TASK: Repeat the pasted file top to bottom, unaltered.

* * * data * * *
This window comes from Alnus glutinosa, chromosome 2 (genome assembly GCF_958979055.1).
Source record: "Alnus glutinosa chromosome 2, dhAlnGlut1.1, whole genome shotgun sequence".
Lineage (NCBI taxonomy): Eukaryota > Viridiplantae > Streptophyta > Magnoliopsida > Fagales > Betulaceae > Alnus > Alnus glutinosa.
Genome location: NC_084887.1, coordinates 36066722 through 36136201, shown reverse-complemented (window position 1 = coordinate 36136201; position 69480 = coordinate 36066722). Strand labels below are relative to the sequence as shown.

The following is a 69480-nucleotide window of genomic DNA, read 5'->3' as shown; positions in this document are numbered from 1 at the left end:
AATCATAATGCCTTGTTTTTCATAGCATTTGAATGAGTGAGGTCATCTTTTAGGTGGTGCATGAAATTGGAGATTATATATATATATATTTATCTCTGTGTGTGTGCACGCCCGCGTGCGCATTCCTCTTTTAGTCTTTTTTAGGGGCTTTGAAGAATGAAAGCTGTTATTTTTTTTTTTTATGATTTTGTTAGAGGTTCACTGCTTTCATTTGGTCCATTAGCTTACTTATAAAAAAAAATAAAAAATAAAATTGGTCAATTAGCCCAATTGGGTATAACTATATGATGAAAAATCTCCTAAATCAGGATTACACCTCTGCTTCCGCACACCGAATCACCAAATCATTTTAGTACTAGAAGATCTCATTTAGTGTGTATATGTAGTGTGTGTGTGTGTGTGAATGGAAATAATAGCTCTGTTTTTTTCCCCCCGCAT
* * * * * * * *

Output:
This window comes from Alnus glutinosa, chromosome 2 (genome assembly GCF_958979055.1).
Source record: "Alnus glutinosa chromosome 2, dhAlnGlut1.1, whole genome shotgun sequence".
Lineage (NCBI taxonomy): Eukaryota > Viridiplantae > Streptophyta > Magnoliopsida > Fagales > Betulaceae > Alnus > Alnus glutinosa.
Genome location: NC_084887.1, coordinates 36066722 through 36136201, shown reverse-complemented (window position 1 = coordinate 36136201; position 69480 = coordinate 36066722). Strand labels below are relative to the sequence as shown.

The following is a 69480-nucleotide window of genomic DNA, read 5'->3' as shown; positions in this document are numbered from 1 at the left end:
AATCATAATGCCTTGTTTTTCATAGCATTTGAATGAGTGAGGTCATCTTTTAGGTGGTGCATGAAATTGGAGATTATATATATATATATTTATCTCTGTGTGTGTGCACGCCCGCGTGCGCATTCCTCTTTTAGTCTTTTTTAGGGGCTTTGAAGAATGAAAGCTGTTATTTTTTTTTTTTATGATTTTGTTAGAGGTTCACTGCTTTCATTTGGTCCATTAGCTTACTTATAAAAAAAAATAAAAAATAAAATTGGTCAATTAGCCCAATTGGGTATAACTATATGATGAAAAATCTCCTAAATCAGGATTACACCTCTGCTTCCGCACACCGAATCACCAAATCATTTTAGTACTAGAAGATCTCATTTAGTGTGTATATGTAGTGTGTGTGTGTGTGTGAATGGAAATAATAGCTCTGTTTTTTTCCCCCCGCAT